On that note I would make this final point. Politicians are often criticised and I share many of the concerns and frustrations people have with our system as it stands. However, I have had the enormous pleasure and privilege to stand alongside some incredible people who have sacrificed so much to fight for a better future. The vulnerable and those most in need often don’t have a voice and our job has been to shout and scream on their behalf. The fact is that we have failed and that is quite frankly devastating. I will never forget how I felt when that exit poll came in, about how I felt when the results came in, about how I felt when my friends and comrades who had given so much had lost, how I feel now. But how I feel now will act as a motivation for every day of the next 5 years; I am not going feel like this come 2020. So to all those people who are angry, who can’t understand what has happened, who are terrified of what the next 5 years might hold, join us, join the fight and make sure that you do not feel like this in 2020.
Below is a list of people who I want to know how much their support and friendship has meant to me over the past two years. They may not realise it, but what they perceive to have been a small gesture or conversation meant a great deal to me. There are countless of other people too whose help I am so grateful for. I would also once again like to pay tribute to Matthew Percy who was tragically taken from us in terrible circumstances. He will not be forgotten.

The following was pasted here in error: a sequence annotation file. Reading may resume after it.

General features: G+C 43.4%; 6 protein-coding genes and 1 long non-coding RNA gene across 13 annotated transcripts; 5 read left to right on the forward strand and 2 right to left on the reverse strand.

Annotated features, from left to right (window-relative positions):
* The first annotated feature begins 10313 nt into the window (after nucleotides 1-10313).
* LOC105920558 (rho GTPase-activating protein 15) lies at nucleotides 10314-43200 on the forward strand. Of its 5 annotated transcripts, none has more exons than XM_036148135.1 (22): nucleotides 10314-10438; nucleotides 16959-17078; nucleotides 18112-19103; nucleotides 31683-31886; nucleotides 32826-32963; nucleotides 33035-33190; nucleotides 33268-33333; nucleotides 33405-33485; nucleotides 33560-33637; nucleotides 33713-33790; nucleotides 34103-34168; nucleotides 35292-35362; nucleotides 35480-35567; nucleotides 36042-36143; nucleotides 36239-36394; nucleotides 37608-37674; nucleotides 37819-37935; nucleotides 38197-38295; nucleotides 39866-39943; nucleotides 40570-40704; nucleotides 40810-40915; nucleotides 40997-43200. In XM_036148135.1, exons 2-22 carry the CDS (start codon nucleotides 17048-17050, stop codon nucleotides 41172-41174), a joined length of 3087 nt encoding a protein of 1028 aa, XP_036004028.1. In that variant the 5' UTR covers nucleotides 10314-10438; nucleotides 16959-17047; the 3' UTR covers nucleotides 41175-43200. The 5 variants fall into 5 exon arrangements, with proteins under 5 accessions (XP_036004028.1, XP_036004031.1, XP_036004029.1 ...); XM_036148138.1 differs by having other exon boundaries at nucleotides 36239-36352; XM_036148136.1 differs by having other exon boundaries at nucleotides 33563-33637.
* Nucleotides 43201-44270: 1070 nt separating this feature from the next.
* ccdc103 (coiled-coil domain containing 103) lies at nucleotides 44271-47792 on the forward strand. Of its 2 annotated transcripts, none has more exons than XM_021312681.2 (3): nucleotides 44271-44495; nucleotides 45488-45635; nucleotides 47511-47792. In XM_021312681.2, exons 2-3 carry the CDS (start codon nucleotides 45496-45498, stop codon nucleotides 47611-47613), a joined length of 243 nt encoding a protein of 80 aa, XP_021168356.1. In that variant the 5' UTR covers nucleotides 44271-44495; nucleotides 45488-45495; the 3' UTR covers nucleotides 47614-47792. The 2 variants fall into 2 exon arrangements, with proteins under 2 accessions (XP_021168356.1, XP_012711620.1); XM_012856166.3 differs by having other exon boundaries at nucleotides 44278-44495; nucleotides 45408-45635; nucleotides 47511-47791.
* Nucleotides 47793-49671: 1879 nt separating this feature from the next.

Sally, Simon, Nathan and Alfie Abbott; Margaret and Howard Abbott; all other extensions to the Abbott, Bailey, Gilmour family; Sarah Adams; Joe Allan; Kevin Archer; Punna Athwall; Geoff and Evelyn Bailey; Jill, Duncan and Wallace Baird; Cliff Baker; Jane Basham; Lesley Bensley; Ashok Bhatt; Kathy Bole; Phelim Brady; Katy and Floris Brand; Paul Burrows; Jo and John Careford; the Carmichael family; Phil and NIcola Carr; Glen Chisholm; John and Agnes Clough; Al Commons; Joanne Connah; Stephen Connelly and Sophie Meudec; John Cook; Martin Cook; Tansy Cooper; Philip Copsey; Luke Cresswell; Julie Cuninghame; Sylvia and The Dales Pub; Shelly Darwin; Tom Davies; the staff, past and present, at Debenham High School; Debenham Parish Council; Garry and Paula Deeks; Alistair Dick; Eastern Regional Board; Jack Eddy; Liz, John, Ellie, George and Harry Edmondson; Elango Elavalakan; David Ellesmere; the Elliots; Eye and District CC; Roger Fern; the ‘Fram Boys’; Sandra Gage; Julian Gibbs; David Goodwin; Martin Goonan; Albert Grant; Tracy Grant; Will Guyatt; Elaine Halton; the Hammond family; the Harveys; the Hawthorns; Darren Heaps; Graham Hedger; Dan Heley; Jim and Gillian Higgins; Mike Hills; Joshua Holmes; Andi Hopgood; Kelvin, Pat and Rachel Hopkins; Richard Howitt MEP; Anne Hubert-Chibnall; Max Hughes; Ann Humphreys; Martin Ince; David Isaacs; Leonard Jacklin; Carole Jones; Nigel and Mary Jones; the staff and pupils at Kesgrave High School; Bill Knowles; John Kreeger; Colin Kreidewolf; Josie Leach (plus Mama B and Rizzle and DD); Adam Leeder; Kieran Lyne; Neil MacDonald; Arran Maile; Sandy Martin; Olly Martins; Stuart McAuley; Tom McGarry; Di McGeever; Sean Meaney; Simon Meechan; Tom Mellor; the Merediths and the Thomas’; the Merriman family; Julie and Rik Middleton; Maarwish Mirza; the Moores; Mosscliff Environmental; John Mowles; Howard Needham; Sophie Nickson; Lara Norris; Luke Norris; NW6 crowd; Amy O’Callaghan; Max Parker; Trevor and Maureen Payne; Matthew Percy; Val Pizzey; David Plowman; Tasha Proctor; Peter Randall; Nick Rashbrook; Marion Ravenhill; Ed Richardson; John Ridd; Stan and Jackie Robinson; Richard Robinson; Alasdair Ross; Bryony Rudkin; Edna Salmon; Lydia Serjeant and family; Gavin Shuker MP; Dan Simpson; the Smarts; Jamie Smith; Russell Smith; Andy Stanford; Francis Steer; Jim Summers; Jean and Frank Taylor; Sue, Mark and Holly Taylor; Katy Tencor; Thorndon Vipers F.C.; Liz Thorne; Peter Thurlow; Sha Toptani; James Toyne; Amy Trenter; Steve Tribe; Victoria Turnbull and all of the Turnbull/Hollingsworth clan; John Wenham; Russell Whiting; Hugh Whittall and Annabel Mednick; Terry and Jenny Wilson; Angela Wiltshire; Xavier Winton; the Woodgate/Marston/Wilson family; Colin Wright; Abigail Yandell